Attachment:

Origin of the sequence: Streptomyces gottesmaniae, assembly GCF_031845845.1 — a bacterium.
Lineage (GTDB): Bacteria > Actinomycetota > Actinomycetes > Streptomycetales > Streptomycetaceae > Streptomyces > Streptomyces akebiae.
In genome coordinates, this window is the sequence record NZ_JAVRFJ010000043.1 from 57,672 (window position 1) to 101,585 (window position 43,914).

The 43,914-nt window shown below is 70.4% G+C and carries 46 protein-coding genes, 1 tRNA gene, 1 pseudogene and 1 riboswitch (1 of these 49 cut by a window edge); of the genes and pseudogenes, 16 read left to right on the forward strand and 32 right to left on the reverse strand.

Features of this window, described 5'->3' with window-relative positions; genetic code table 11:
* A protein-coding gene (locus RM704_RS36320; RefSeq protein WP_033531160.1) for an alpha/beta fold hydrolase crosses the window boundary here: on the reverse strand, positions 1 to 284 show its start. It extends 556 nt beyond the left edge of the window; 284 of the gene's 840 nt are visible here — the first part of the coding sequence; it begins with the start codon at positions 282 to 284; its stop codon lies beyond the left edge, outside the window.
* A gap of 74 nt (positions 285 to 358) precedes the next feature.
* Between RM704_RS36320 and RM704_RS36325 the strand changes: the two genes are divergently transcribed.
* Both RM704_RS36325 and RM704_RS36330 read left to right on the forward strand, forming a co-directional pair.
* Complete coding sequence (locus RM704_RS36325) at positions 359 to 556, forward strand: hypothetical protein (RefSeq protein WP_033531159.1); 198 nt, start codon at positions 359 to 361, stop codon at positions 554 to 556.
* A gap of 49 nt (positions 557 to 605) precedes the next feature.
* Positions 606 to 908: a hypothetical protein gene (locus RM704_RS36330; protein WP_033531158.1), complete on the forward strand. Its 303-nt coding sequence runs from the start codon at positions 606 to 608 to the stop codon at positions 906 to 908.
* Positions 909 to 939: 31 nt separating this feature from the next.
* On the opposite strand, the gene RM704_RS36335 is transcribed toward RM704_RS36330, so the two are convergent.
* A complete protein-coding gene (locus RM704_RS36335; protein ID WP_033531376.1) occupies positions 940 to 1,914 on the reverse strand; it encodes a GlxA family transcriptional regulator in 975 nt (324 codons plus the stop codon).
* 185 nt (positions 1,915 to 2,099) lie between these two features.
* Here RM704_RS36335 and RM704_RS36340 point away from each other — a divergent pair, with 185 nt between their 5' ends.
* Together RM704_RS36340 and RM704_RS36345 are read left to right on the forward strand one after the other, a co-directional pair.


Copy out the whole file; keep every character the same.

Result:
Origin of the sequence: Streptomyces gottesmaniae, assembly GCF_031845845.1 — a bacterium.
Lineage (GTDB): Bacteria > Actinomycetota > Actinomycetes > Streptomycetales > Streptomycetaceae > Streptomyces > Streptomyces akebiae.
In genome coordinates, this window is the sequence record NZ_JAVRFJ010000043.1 from 57,672 (window position 1) to 101,585 (window position 43,914).

The 43,914-nt window shown below is 70.4% G+C and carries 46 protein-coding genes, 1 tRNA gene, 1 pseudogene and 1 riboswitch (1 of these 49 cut by a window edge); of the genes and pseudogenes, 16 read left to right on the forward strand and 32 right to left on the reverse strand.

Features of this window, described 5'->3' with window-relative positions; genetic code table 11:
* A protein-coding gene (locus RM704_RS36320; RefSeq protein WP_033531160.1) for an alpha/beta fold hydrolase crosses the window boundary here: on the reverse strand, positions 1 to 284 show its start. It extends 556 nt beyond the left edge of the window; 284 of the gene's 840 nt are visible here — the first part of the coding sequence; it begins with the start codon at positions 282 to 284; its stop codon lies beyond the left edge, outside the window.
* A gap of 74 nt (positions 285 to 358) precedes the next feature.
* Between RM704_RS36320 and RM704_RS36325 the strand changes: the two genes are divergently transcribed.
* Both RM704_RS36325 and RM704_RS36330 read left to right on the forward strand, forming a co-directional pair.
* Complete coding sequence (locus RM704_RS36325) at positions 359 to 556, forward strand: hypothetical protein (RefSeq protein WP_033531159.1); 198 nt, start codon at positions 359 to 361, stop codon at positions 554 to 556.
* A gap of 49 nt (positions 557 to 605) precedes the next feature.
* Positions 606 to 908: a hypothetical protein gene (locus RM704_RS36330; protein WP_033531158.1), complete on the forward strand. Its 303-nt coding sequence runs from the start codon at positions 606 to 608 to the stop codon at positions 906 to 908.
* Positions 909 to 939: 31 nt separating this feature from the next.
* On the opposite strand, the gene RM704_RS36335 is transcribed toward RM704_RS36330, so the two are convergent.
* A complete protein-coding gene (locus RM704_RS36335; protein ID WP_033531376.1) occupies positions 940 to 1,914 on the reverse strand; it encodes a GlxA family transcriptional regulator in 975 nt (324 codons plus the stop codon).
* 185 nt (positions 1,915 to 2,099) lie between these two features.
* Here RM704_RS36335 and RM704_RS36340 point away from each other — a divergent pair, with 185 nt between their 5' ends.
* Together RM704_RS36340 and RM704_RS36345 are read left to right on the forward strand one after the other, a co-directional pair.